After the non-profit Powell River Orphaned Wildlife Society was formed earlier this year to be the wings beneath Powell River’s bird lady, Merrilee Prior said she has found more time to tend to her flock.
Prior, or the bird lady as she is commonly known, founded the society. She said if it is successful in raising funds she would like to build a proper aviary for the birds she cares for.
“I would like the society to find a permanent home; a rehab facility,” said Prior. “My little Townsite home just isn’t adequate.”
Since 2010, Prior’s home has been for the birds. She has been a caregiver amid a cacophony of bird song and call, including the high-pitched shrill of an eagle, hoot of an owl, a crow’s caw, duck quacks and chirping budgies.
“I started out with six budgies, but people have been adding to my flock,” said Prior. “I’m up to 15.”
She said her days are a flurry and she appreciates sunsets, when the birds become quiet and go to sleep. She has had up to 30 birds at a time during summer months.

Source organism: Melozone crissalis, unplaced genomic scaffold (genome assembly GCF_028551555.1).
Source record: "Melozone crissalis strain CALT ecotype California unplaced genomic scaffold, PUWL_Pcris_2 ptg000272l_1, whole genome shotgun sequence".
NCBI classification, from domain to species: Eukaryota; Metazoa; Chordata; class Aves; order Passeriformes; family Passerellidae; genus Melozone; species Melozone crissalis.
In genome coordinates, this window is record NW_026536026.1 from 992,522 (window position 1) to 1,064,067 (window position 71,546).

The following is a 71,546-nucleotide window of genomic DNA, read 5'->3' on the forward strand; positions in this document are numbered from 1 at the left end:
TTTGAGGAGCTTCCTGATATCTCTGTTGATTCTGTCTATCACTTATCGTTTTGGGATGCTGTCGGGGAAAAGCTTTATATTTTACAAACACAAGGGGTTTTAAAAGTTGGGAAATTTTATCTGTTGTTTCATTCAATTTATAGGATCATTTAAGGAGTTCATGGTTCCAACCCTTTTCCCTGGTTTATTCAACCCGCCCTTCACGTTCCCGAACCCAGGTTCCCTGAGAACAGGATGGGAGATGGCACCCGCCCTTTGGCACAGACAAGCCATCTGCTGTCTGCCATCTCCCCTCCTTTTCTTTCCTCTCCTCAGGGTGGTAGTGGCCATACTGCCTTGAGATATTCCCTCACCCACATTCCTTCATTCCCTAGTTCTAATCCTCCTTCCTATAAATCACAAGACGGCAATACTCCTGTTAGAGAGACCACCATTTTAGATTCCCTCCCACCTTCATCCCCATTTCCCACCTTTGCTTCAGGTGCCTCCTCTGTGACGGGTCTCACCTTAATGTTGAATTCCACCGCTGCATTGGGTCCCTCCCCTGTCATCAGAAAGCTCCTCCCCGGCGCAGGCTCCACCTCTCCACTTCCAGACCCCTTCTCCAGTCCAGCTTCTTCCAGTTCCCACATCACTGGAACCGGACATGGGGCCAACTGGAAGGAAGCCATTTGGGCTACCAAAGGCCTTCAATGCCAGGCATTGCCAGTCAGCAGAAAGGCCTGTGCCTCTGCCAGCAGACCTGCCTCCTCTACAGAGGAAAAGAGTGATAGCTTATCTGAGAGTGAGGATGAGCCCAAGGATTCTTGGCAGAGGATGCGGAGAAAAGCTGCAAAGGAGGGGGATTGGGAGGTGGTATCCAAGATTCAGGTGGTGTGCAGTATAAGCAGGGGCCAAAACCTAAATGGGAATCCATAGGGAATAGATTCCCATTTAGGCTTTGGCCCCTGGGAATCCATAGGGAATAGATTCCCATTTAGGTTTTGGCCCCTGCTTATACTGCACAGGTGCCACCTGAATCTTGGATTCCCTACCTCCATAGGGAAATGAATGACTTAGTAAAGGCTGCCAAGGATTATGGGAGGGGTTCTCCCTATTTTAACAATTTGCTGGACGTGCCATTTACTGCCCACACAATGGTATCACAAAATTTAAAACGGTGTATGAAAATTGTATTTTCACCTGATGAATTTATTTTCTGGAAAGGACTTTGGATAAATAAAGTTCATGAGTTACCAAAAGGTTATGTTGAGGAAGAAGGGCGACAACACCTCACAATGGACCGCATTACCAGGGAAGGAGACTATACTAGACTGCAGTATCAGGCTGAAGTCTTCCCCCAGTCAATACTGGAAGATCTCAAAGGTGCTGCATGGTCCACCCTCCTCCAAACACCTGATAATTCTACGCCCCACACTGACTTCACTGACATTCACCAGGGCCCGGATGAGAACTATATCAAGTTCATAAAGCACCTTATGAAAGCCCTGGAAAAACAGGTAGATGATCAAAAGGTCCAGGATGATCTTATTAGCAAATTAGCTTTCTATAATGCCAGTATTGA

“At one point the only room in this house that didn’t have birds was my bedroom,” she said. “I even had a duck in the bathtub.”
Roselyn Boarman, community council chair for BC SPCA Powell River and District Branch, has been aware of what Prior is doing from the beginning.
“She was doing it because she loved it and she was a resource for the SPCA,” said Boarman.
According to Boarman, the society called on Prior whenever it was contacted because of injured wild birds of all sizes.
“People call on her for her help and expertise,” said Boarman.
Prior said over the years she has returned an average of 50 per cent of the birds brought to her.
“If they die here and haven’t been medicated, I take them out and they fulfill their place in the cycle of nature,” she said. “If they are euthanized at a vet, they dispose of them.”
According to Prior, the society’s non-profit status will allow the organization to set goals, fundraise and allow time for finding volunteers and applying for grants.
“I know a lot of people want to give to Merrilee and help support what she does,” said Boarman. “The fact that she now has a non-profit allows people to make financial contributions and help by volunteering.”
Prior said creating a place where wild and domesticated birds can be cared for if injured or abandoned is an expensive proposition.
Orphaned Wildlife Rehabilitation Society in Delta takes in about 600 birds a year.
“They have a budget of half a million dollars and seven full-time employees,” said Prior. “I take in 200 birds a year, my pension pays for it, and it’s just me.”
Powell River Orphaned Wildlife Society will hold its first general meeting at 7 pm, Monday, October 17, at St. David and St. Paul Anglican Church. A board of directors will be elected at the meeting.